"I don't think there is ethnic cleansing going on. I think ethnic cleansing is too strong an expression to use for what is happening. I think there is a lot of hostility there - it is Muslims killing Muslims as well, if they think they are co-operating with the authorities." Aung San Suu KyiMeanwhile, about 400 villages have been wiped off the map (80% of them in the first three weeks of the military campaign), women are tied to trees and gang-raped, children are assaulted and forced back inside burning houses, people tortured (via), over 725.000 people have been forced to flee to Bangladesh since 25 August 2017 (via and via). In the month after the violence broke out, at least 6.700 Rohingya were killed, at least 730 of them were children under the age of five (via).
There was a discussion whether Aung San Suu Kyi would be stripped of the Nobel Peace Prize and it was decided that she could keep it as the rules did not allow for it to be withdrawn (via). However, Canadian MPs voted to strip her of her honourary citizenship (via), she was stripped of her Freedom of Edinburgh reward, Oxford, Glasgow and Newcastle revoked all honourary awards, Sir Bob Geldof called Aung San Suu Kyi a murderer (via), she lost the Freedom of Paris award, Amnesty International's "Ambassador of Conscience Award" (via), Unison's honourary membership, Sheffield's award, Dublin's award, the honourary presidency of the London School of Economics student union, her name was deleted from an exhibition at the Canadian Museum for Human Rights, the City of London and the University of Bristol expressed their concerns (via)
My dear Aung San Su Kyi
I am now elderly, decrepit and formally retired, but breaking my vow to remain silent on public affairs out of profound sadness about the plight of the Muslim minority in your country, the Rohingya.
In my heart you are a dearly beloved younger sister. For years I had a photograph of you on my desk to remind me of the injustice and sacrifice you endured out of your love and commitment for Myanmar's people. You symbolised righteousness. In 2010 we rejoiced at your freedom from house arrest, and in 2012 we celebrated your election as leader of the opposition.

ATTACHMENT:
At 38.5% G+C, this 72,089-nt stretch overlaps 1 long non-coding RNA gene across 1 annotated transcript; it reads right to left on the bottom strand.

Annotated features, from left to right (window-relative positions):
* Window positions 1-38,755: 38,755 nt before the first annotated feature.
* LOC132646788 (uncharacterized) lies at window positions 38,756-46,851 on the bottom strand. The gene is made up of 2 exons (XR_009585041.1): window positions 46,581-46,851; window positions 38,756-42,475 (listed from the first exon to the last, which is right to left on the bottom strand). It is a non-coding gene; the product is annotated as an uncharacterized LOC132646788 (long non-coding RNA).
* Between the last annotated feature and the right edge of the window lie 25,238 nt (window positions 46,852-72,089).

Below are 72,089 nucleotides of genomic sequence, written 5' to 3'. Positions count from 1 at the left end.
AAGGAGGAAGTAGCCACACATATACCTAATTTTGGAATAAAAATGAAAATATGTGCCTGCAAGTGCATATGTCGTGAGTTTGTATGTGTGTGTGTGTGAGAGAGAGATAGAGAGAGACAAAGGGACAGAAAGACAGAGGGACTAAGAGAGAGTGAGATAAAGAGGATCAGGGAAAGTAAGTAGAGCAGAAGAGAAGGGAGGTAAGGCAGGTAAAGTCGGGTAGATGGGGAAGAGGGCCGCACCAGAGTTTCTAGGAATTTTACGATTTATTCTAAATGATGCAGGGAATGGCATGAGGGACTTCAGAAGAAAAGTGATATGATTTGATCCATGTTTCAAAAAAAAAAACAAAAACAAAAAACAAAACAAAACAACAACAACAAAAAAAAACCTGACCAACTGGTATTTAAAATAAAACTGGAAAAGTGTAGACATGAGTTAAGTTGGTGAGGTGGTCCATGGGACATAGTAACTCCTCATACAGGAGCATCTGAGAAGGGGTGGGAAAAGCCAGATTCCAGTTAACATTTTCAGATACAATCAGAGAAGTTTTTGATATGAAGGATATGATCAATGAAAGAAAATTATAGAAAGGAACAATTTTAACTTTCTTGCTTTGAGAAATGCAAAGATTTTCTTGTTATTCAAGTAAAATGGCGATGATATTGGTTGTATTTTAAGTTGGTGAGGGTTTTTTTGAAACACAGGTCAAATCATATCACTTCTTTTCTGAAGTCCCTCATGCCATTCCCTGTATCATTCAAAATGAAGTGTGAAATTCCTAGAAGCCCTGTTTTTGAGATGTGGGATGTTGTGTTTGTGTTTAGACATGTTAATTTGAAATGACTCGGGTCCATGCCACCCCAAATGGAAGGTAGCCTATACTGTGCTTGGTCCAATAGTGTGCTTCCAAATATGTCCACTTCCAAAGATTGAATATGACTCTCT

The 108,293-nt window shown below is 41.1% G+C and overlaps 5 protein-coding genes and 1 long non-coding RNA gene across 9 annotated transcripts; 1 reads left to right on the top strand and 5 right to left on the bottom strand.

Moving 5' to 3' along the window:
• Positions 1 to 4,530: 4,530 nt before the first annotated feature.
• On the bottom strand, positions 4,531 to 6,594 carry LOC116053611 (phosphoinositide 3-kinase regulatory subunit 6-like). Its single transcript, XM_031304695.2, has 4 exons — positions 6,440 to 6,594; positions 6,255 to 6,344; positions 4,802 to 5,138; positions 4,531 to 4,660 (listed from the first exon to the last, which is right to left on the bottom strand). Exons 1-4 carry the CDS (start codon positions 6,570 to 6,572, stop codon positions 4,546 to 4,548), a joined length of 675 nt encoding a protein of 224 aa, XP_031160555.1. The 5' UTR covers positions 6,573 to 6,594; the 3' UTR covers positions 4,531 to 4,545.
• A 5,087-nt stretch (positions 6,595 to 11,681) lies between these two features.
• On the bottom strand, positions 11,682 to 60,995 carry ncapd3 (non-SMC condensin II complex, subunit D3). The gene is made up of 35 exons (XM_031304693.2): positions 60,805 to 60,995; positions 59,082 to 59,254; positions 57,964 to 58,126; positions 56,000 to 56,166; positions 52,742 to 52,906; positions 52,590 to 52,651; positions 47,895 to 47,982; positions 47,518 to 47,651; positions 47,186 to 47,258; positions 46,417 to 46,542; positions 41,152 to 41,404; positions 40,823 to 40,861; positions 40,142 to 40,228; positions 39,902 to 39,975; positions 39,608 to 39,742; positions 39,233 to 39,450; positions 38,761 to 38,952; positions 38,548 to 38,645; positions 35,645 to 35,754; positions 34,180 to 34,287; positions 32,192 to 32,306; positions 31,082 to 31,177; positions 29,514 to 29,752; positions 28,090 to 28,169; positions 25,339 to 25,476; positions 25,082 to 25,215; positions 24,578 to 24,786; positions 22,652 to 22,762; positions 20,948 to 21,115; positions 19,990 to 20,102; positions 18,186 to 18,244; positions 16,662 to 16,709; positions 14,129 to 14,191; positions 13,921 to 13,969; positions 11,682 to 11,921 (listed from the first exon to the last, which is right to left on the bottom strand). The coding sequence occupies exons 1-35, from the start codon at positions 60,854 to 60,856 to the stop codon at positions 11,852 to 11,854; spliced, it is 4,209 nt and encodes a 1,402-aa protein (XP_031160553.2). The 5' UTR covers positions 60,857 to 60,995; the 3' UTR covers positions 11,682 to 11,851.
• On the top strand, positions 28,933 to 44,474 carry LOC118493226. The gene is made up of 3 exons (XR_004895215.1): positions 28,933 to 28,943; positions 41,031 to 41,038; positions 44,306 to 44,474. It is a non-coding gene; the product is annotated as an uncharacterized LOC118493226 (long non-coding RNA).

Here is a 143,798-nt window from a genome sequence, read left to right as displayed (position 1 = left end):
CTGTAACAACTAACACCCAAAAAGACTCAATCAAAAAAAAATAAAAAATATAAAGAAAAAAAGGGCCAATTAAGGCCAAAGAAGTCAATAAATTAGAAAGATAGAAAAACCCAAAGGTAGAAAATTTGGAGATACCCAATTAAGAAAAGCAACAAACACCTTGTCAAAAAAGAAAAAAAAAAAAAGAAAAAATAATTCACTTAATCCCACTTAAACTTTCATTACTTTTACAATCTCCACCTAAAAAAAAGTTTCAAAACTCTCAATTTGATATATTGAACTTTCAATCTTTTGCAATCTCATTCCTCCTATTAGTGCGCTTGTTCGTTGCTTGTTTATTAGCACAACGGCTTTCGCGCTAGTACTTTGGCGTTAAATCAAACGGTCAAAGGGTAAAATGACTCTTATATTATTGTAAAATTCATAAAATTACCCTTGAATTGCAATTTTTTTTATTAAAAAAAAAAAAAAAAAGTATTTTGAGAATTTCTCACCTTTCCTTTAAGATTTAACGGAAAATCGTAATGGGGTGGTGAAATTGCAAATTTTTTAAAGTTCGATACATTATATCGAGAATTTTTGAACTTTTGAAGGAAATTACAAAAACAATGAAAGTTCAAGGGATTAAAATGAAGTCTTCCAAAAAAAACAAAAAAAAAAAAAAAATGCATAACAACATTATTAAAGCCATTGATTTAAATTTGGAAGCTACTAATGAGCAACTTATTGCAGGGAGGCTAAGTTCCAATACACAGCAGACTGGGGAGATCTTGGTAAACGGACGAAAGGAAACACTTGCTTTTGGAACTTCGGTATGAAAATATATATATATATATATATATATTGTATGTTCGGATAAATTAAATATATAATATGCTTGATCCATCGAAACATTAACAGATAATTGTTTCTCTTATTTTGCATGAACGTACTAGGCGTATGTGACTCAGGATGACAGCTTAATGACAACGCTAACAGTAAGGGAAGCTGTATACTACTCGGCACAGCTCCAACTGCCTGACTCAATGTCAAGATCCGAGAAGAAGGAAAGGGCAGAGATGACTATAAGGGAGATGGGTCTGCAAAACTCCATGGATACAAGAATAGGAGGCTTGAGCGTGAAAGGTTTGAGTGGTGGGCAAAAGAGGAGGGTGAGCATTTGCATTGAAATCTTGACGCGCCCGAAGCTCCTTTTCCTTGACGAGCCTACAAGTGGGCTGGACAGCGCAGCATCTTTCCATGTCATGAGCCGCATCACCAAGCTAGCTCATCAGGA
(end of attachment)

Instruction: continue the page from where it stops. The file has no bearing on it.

Your emergence into public life allayed our concerns about violence being perpetrated against members of the Rohingya. But what some have called 'ethnic cleansing' and others 'a slow genocide' has persisted – and recently accelerated. The images we are seeing of the suffering of the Rohingya fill us with pain and dread.
We know that you know that human beings may look and worship differently – and some may have greater firepower than others – but none are superior and none inferior; that when you scratch the surface we are all the same, members of one family, the human family; that there are no natural differences between Buddhists and Muslims; and that whether we are Jews or Hindus, Christians or atheists, we are born to love, without prejudice. Discrimination doesn't come naturally; it is taught.
My dear sister: If the political price of your ascension to the highest office in Myanmar is your silence, the price is surely too steep. A country that is not at peace with itself, that fails to acknowledge and protect the dignity and worth of all its people, is not a free country.
It is incongruous for a symbol of righteousness to lead such a country; it is adding to our pain.
As we witness the unfolding horror we pray for you to be courageous and resilient again. We pray for you to speak out for justice, human rights and the unity of your people. We pray for you to intervene in the escalating crisis and guide your people back towards the path of righteousness again.
God bless you.
Archbishop Emeritus Desmond Tutu
Hermanus, South Africa
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photograph by Sumaya Hisham via